How does the FBI crack down on child porn on Tor? By hacking, spying and conducting home raids.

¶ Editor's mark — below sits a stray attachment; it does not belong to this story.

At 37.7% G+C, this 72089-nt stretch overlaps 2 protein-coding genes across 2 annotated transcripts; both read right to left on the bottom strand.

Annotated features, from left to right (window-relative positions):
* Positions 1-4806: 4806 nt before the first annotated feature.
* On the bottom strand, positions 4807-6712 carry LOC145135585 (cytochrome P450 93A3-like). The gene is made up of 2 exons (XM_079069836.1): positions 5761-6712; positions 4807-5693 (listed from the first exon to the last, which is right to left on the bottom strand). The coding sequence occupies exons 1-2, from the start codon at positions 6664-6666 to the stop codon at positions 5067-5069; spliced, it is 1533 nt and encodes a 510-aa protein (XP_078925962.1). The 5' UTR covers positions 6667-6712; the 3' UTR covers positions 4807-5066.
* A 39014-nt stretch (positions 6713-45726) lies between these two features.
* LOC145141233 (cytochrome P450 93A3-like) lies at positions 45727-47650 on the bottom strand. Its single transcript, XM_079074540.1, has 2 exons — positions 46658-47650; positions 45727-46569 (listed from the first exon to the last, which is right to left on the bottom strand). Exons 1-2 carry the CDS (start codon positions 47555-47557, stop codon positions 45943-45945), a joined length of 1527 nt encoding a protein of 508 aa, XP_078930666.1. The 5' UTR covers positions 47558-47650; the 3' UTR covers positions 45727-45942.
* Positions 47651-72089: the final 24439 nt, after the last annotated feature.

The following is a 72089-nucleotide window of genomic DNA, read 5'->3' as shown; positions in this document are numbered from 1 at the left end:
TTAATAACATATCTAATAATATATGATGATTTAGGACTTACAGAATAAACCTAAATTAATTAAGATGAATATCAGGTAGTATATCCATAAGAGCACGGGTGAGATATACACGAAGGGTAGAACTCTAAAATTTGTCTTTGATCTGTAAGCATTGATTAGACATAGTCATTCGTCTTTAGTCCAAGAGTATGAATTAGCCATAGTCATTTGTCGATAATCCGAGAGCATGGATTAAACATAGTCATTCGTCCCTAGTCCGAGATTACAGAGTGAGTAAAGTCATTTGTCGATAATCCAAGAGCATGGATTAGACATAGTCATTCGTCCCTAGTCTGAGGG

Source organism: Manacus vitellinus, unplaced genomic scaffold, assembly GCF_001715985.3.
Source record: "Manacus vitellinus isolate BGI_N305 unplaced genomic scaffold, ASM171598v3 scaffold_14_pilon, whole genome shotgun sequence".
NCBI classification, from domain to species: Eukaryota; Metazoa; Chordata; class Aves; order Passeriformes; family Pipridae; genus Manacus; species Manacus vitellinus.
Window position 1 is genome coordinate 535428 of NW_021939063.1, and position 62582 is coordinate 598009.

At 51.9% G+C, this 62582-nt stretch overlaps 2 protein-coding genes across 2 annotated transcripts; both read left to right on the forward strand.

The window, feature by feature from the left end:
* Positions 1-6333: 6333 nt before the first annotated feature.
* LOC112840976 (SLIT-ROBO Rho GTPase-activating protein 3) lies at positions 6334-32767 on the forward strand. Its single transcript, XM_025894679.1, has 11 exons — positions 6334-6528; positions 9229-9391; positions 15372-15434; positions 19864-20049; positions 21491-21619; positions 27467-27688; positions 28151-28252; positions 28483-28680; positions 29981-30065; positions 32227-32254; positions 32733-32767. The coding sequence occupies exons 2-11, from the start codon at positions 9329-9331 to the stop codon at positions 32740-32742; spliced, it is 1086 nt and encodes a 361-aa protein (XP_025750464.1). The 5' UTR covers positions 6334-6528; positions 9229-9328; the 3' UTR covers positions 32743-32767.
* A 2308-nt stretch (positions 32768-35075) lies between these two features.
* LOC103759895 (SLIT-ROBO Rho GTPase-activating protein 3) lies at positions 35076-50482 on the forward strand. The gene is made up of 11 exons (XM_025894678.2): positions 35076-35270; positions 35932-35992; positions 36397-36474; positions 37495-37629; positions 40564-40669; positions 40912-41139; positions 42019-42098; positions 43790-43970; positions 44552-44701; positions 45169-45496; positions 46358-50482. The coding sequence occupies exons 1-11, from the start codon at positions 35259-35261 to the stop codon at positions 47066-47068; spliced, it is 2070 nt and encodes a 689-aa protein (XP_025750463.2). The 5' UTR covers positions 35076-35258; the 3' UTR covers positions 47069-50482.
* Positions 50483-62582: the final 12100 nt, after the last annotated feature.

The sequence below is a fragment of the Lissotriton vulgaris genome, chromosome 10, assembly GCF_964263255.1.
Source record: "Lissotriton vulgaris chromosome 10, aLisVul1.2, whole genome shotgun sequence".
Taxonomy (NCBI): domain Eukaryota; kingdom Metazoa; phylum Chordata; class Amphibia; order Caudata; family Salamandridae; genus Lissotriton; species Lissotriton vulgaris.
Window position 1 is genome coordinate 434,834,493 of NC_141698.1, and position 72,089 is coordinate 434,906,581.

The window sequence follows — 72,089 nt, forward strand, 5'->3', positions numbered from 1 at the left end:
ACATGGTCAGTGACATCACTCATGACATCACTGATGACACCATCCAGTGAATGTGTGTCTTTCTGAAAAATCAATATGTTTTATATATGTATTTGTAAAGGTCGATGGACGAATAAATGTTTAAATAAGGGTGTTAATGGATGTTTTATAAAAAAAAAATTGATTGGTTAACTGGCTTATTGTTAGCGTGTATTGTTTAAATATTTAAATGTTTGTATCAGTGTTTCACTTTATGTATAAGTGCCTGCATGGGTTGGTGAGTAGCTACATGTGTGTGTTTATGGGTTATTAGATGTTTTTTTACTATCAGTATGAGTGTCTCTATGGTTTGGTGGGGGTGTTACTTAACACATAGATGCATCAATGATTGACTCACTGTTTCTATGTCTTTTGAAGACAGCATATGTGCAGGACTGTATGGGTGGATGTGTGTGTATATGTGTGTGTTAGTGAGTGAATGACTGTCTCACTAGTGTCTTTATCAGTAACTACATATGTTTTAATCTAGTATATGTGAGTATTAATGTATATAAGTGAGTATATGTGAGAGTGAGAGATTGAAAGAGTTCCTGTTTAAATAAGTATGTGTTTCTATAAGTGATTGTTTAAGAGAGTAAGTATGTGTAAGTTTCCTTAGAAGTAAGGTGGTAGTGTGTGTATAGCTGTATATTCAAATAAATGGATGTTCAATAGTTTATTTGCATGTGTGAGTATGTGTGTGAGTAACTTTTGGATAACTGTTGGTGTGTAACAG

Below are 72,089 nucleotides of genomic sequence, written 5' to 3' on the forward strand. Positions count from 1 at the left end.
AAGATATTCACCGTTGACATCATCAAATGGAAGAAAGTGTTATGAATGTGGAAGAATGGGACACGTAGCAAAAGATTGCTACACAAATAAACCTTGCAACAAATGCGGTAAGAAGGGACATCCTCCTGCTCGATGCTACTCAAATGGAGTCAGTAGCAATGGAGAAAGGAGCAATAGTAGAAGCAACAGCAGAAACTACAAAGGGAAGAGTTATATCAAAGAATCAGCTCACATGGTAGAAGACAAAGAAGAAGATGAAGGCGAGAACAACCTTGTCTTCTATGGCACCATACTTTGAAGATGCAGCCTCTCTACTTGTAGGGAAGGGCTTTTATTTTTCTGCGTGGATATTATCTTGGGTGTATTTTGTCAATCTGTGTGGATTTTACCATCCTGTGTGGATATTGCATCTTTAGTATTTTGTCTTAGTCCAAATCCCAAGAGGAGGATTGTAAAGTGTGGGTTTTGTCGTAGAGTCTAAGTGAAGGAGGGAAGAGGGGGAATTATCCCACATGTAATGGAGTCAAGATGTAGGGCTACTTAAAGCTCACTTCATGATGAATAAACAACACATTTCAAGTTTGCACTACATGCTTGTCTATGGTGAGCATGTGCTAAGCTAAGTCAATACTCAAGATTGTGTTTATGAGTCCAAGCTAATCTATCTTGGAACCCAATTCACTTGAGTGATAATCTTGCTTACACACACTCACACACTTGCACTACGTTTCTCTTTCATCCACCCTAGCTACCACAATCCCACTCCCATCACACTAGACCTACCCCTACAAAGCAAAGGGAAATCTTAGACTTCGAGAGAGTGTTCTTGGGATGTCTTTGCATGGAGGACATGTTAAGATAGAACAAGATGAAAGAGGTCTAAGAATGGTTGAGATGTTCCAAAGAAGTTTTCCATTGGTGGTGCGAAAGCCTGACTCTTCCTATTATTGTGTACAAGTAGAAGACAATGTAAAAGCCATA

The FBI has resorted to hacking to hunt down pedophiles hiding anonymously on the Internet. The Justice Department just closed a historic case, a massive investigation called Operation Torpedo. And now that details are coming into focus, it’s clear that we’re in a new era: FBI agents are taking on the role of hacker spies. The FBI has resorted to court-authorized mass hacking, which pushes legal boundaries. Visit the wrong website, click on a picture — and the FBI can slip into your computer. Operation Torpedo started in 2011 when police in the Netherlands found a large child porn site and gained administrative access to it. They found that the Web server was physically located inside a data center at Power DNN, a Web hosting service located in Bellevue, Nebraska. According to court records, Dutch cops then tipped off the FBI. With a judge’s approval, the FBI started spying on the Omaha, Nebraska, home of one Power DNN employee, Aaron McGrath. In late 2012, federal agents burst into his home and caught McGrath signed in as the administrator of PedoBook, a social media site where people shared photos of child pornography. McGrath quickly closed the laptop — immediately locking the data inside with encryption. But investigators were somehow “able to determine the password and unlock the computer,” court records say. That gave agents administrative access to the website. But they still couldn’t identify the website’s visitors. The site was on the Dark Web, which means people could only access the website by using the Tor browser. Tor hides their location by bouncing Internet traffic signals around the globe. The FBI was granted a search warrant for a “network investigative technique,” allowing agents to slip computer code into photos on the child porn website. Every time a website visitor clicked on an image of a naked child, their computer also downloaded extra data that reported back to the FBI the computer’s true IP address and type of operating system. In unsealed court documents from 2012, FBI Agent Jeffrey Tarpinian describes this hack as “the only available investigative technique with a reasonable likelihood of securing the evidence necessary to prove… the actual location and identity of those users.” The exact method used by the FBI is detailed in other court records. Agents added Flash software to the hijacked porn site, exploiting the fact that Flash is notoriously vulnerable to hacking. If visitors used an outdated version of Tor — and didn’t set their computers to block Flash — that Flash app was able to establish a direct connection and reveal their IP address. That means the FBI didn’t break Tor’s anonymity. It was only able to catch the slowest, dumbest of the bunch. Among them: One 22-year old from Ashford, Alabama, who promised to produce images of his yet unborn daughter while she was still in her mother’s womb. Agents stopped him before the act. He’s now serving a 15-year prison sentence. A 42-year old boasted about the many girls he raped in the Philippines. He’s now serving 20 years. Then there’s the user who went by PT***eater, who worried investigators because he warned he was on the verge of attacking a child. “I am tired of… this fantasy,” he wrote on the site. “I need to kill an infant or toddler for real.” The FBI had a few clues: In private messages on PedoBook, he said he lived in the Washington area. And agents found he had used the same AIM username when signing up for a regular porn website on the open Internet. An FBI subpoena to AOL gave them an IP address. Another subpoena to Verizon gave them a physical address in Germantown, Maryland. It belonged to Timothy DeFoggi, the top cybersecurity official at the Health and Human Services Department, who in court testimony claimed he had top secret clearance and experience working with the CIA and NSA. When two FBI teams stormed into DeFoggi’s dark home at 5:30 a.m. in April 2013, they found him in his underwear on the floor hunched over his laptop, according to later testimony by agents in federal court. An FBI agent shouted for him to back away from the computer. DeFoggi didn’t. The agent kicked him away from the laptop. The Tor browser window had been closed — but the computer was still downloading a file from a child porn video site called the OnionPedo Video Archive. He was eventually sentenced to 25 years in prison. The FBI’s hacking methods have been challenged in court. In one Operation Torpedo case, a defense attorney claimed the mass hack was “overreaching of law enforcement.” Another defense attorney argued that the FBI unfairly sneaked up on his client. The FBI got permission to hack, but the search warrant required notifying the suspect of the electronic search within 30 days. In both instances, a federal judge disagreed. Critics have also raised questions about whether it was legal for the FBI to essentially maintain a child porn site and keep it up and running on its watch. In a briefing with news reporters in December, Justice Department officials acknowledged that these investigations are costly, slow and difficult. Operation Torpedo took longer than three years, and just over “half a dozen” children were rescued, prosecutors said. The child pornography sites had more than 13,000 active members combined. In the end, only 19 men were sentenced to prison. What’s worse, officials say they’re finding more evidence of child sexual abuse on the Dark Web than ever before. Before the FBI took own these particular sites, image galleries racked up huge numbers of views. A single collection of images, labeled “Melinda – my daughter,” was viewed more than 467,000 times. “They’re hiding in plain sight… we remain powerless to some extent,” said one senior Justice Department official who was authorized to speak without being named. “That’s what creates this sense of urgency.”